Beyond these restrictions, this bill comes with an enormous emotional toll. Our sense of belonging as Americans, a topic that I have devoted much of my research toward, is at stake. Three generations of my family’s lives, memories and relationships are inextricably tied to this land. For many Iraqi- and Syrian-Americans, this history is much longer. We have buried our elders here, and have welcomed new additions to our families as well. These are among the rituals that make a place home. How are we expected to feel a connection to a country that formalizes a lower tier of citizenship for us? How are my wife and I supposed to raise our 2-year-old son to exercise his rights as a citizen of this country when those rights are marked with an asterisk?

Fear supplants facts and empathy

Without serious engagement with such questions, changing the Visa Waiver Program is an expedient way to avoid difficult conversations about the failings of U.S. foreign policy and the brazen Islamophobia of our political discourse. Together, they have created a climate in which fear has supplanted facts and empathy. Here are some of those facts, lest they be lost in the calls to “ban all Muslims,” and “carpet bomb ISIS until we know sand can glow in the dark:”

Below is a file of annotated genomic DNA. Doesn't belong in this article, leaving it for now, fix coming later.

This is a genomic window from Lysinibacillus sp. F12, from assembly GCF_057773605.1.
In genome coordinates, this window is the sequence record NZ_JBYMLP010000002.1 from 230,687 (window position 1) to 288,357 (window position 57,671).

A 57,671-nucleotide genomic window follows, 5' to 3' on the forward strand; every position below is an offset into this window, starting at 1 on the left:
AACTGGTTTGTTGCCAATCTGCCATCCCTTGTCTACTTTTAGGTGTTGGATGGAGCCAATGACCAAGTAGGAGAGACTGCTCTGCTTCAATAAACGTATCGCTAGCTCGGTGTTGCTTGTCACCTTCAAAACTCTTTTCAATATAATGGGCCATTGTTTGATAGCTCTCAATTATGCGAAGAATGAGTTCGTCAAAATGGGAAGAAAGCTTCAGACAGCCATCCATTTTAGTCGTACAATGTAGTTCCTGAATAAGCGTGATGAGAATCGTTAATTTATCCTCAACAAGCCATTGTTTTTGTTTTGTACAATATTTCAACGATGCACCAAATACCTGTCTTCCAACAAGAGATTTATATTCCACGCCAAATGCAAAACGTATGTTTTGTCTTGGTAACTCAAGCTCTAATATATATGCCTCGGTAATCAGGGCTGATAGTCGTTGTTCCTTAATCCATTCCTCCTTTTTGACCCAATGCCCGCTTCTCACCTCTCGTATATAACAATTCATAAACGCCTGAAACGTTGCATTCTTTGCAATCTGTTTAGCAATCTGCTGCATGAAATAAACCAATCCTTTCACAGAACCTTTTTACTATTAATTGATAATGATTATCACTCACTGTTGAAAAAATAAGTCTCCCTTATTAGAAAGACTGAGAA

• Refugees fleeing Syria are not responsible for the violence ISIS perpetuates.
  • These states are ethnically and religiously diverse; ISIS sees those who do not follow its Wahhabi interpretation of Islam as apostates to be wiped out.
  • ISIS, along with al-Qaeda and the Taliban, receive private funding from Saudi and Gulf State donors (though nationals of these countries are not targeted by the proposed legislation).

These are real geopolitical considerations, and yet they have been obliterated in the knee-jerk rush to “do something” about terrorism. Yes, our lawmakers are quick to do something, anything, so long as they aren’t put on the spot about Saudi influence on our economy, or forced to confront the epidemic of domestic gun violence that falls into the “offer prayers and do nothing” category of terrorism every time it happens.

Contact Minnesota senators

It does not have to be this way. I have called Sens. Al Franken and Amy Klobuchar to voice my opposition to this bill. I ask you to call as well. We are being asked to collectively take the blame, along with our Syrian-, Iraqi-, and Sudanese-American brothers and sisters, for the blind spots of our politicians. Just as Japanese-Americans were forced to do so during World War II, we are being asked to assume the burden for our neighbors’ unchecked sense of vulnerability, and for the costly missteps of the U.S. in the Middle East.

Without the support of our fellow Americans, history will be repeated in the name of “national security.” I do not make these points in the hope of convincing you that I should be exempt because I’m “one of the good ones.” I make them to show how this bill has the potential to arbitrarily affect your friends, neighbors and community members. When a xenophobic response is the answer to a complex problem long in the making, ordinary people will suffer.

Roozbeh Shirazi is an assistant professor in the College of Education and Human Development at the University of Minnesota.